March 31, 2023

David Parr, Decorated interior

pictures are screenprints from the videos in the documentation

ALLELUIA. That is written in the wall decoration, pictured above. This decoration, made in the late 19th or early 20th century, part of an extensive decorative project, is located in a humble two-bedroom terrace house in the city of Cambridge in England, UK. 

The decorations have been miraculously preserved and are now part of a small museum in which the house was converted in the years 2010.

Life and work

The decorations are the work of David Parr (1854-1927) who was born in Chesterton, a suburb in the northeast of the city of Cambridge.

Little is known about his early years, except that his mother died of tuberculosis in 1860.

In 1871 at age 17 David went to work for FR Leach & Sons, a company known at the time for carrying out large decorative works of Art & Crafts and Gothic Revival projects in buildings and private homes in Cambridge. 

Ferdinand Richard Leach (1837-1904), son of an artist, developed into an artist-craftsman and established a showroom in Cambridge in the 1860s as his work expanded and he was given more and more commissions, such as the decoration of the interior of St Clement's Church in Cambridge.

It is mentioned that David Parr initially was working in the showroom. There he must have become familiar with the world of the then developing Arts and Craft movement

He came into contact with many artists from that world, became acquainted with the techniques prevailing there and was also involved in painting large houses and churches based on designs produced by famous representatives of the Arts and Crafts movement.

When David Parr at age 32, in 1886, bought the small terraced house that now has the decorations, he  got help from his employer F.R. Leach. 

David and his wife Mary Jane, who got three children, would live all their life in this relatively small house with two bedrooms.

Soon after David Parr moved into the house, he began decorating the walls and other elements of the house, a project that would continue for some forty years. In those years the house hadn't gas and/or electricity, and Parr, who usually worked in the evening or at night, was lit by candles.

The Arts & Crafts movement, which inspired him, was a reaction to the industrialization, the growth of big business and the mechanization that occurred in England in the second half of the 19th century. The decorations were meant to reconnect people with the places where they lived and worked. 

The pronounced decorative approach emphasized the homely, although this type of art can often be found in churches and large houses of the wealthy. That's why David Parr's tiny house, set in an unassuming location, is so special.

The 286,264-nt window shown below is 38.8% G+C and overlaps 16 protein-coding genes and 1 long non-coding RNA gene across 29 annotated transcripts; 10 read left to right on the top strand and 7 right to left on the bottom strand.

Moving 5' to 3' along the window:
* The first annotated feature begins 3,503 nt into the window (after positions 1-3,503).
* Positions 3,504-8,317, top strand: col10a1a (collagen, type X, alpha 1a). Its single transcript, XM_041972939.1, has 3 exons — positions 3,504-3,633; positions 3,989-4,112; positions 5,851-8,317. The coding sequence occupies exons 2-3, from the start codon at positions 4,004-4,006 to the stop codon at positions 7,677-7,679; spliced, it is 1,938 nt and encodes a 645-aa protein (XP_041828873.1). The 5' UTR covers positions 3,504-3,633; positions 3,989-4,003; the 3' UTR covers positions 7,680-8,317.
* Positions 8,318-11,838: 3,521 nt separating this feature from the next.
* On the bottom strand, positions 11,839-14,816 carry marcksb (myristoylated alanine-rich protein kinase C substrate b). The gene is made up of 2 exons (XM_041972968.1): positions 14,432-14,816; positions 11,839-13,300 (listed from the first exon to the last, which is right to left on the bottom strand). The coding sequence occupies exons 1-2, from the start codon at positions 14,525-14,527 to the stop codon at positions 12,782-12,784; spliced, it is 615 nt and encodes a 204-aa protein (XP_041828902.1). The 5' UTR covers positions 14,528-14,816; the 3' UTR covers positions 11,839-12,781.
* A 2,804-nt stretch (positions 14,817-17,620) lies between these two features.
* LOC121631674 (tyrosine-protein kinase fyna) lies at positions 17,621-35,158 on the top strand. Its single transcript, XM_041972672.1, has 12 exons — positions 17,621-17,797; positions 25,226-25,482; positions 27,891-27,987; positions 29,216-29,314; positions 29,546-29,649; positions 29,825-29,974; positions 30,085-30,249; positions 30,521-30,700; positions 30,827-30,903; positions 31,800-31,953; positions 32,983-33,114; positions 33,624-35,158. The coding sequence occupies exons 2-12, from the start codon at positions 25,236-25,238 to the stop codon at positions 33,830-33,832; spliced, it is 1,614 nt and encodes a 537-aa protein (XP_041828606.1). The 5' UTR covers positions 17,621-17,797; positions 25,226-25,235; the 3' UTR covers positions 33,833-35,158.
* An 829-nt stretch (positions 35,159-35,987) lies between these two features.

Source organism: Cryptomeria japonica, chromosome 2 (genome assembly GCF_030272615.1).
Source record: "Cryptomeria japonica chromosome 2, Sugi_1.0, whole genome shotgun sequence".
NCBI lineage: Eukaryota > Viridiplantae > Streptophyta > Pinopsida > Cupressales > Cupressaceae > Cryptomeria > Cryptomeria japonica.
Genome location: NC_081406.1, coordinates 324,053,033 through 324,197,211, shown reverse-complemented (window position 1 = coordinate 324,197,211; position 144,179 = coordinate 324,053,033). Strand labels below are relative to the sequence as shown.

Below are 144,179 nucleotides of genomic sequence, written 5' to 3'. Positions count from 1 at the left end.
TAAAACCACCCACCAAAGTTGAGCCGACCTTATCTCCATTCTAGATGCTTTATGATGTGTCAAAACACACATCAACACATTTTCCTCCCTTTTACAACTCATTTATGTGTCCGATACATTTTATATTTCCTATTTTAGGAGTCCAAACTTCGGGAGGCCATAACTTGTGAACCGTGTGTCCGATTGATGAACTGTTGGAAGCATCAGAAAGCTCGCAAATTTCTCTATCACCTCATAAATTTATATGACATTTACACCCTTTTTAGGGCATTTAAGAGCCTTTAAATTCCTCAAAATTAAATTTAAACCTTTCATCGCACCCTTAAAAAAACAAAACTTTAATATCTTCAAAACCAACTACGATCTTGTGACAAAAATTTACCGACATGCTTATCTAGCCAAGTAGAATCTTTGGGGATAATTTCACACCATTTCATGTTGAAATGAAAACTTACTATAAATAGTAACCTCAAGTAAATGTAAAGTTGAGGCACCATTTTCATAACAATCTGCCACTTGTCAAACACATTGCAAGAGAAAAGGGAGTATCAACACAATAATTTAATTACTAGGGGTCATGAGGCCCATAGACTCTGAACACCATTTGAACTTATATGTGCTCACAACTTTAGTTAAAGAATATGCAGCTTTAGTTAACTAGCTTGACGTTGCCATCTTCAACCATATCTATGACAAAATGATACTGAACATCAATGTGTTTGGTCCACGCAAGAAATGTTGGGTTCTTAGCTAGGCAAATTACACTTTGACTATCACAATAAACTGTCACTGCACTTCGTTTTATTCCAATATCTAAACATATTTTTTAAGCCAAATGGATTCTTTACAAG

After David Parr died in 1927, Elsie Palmer, a granddaughter of David and Mary Jane, came to care for David's wife. Elsie would continue to live in the house after Mary Jane passed away and during all the years she lived there, she changed almost nothing about the furnishings and hardly let anyone in.

In 2009 Tamsin Wimhurst, a social historian, was tipped off about the decorations in the house. She went to visit, was extremely surprised by what she found and decided to take action to save the house, this al the more because Elsie Palmer meanwhile was in her early 90s.

In 2013 she and her husband Mike bought the house from the family. They set up a David Parr House Trust, that in 2017 got support from a lottery fund and other financiers to renovate the house, which by then had some structural problems, like a leaking roof.

Meanwhile Elsie had moved to a nursing home, where she died in 2014 at the age of 97.

The house/museum was opened to the public in 2019. To protect the decorations and the interior, the number of visitors is limited to 2000 per year and photography is not allowed. A group of volunteers is available to do daily maintenance, administration and to receive visitors.

* Website of the David Parr House
* Facebook pages of the museum
* Article by Nick Carvell on website INIGO, with photos by Chris Herwood
* Article (March 2019) by Donna Ferguson in newspaper The Guardian
(there is a variety of other publications available on the internet) 

* Video by James Murray-White (2018. Vimeo, 6'27")

* Another video by David Parr House entitled Virtual Tours Promo  (Vimeo, 2'13")

David Parr, Decorated interior
186 Gwydir Street 
Cambridge CB1 2LW, county Cambridgeshire, region East of England, England, UK
can be visited on appointment

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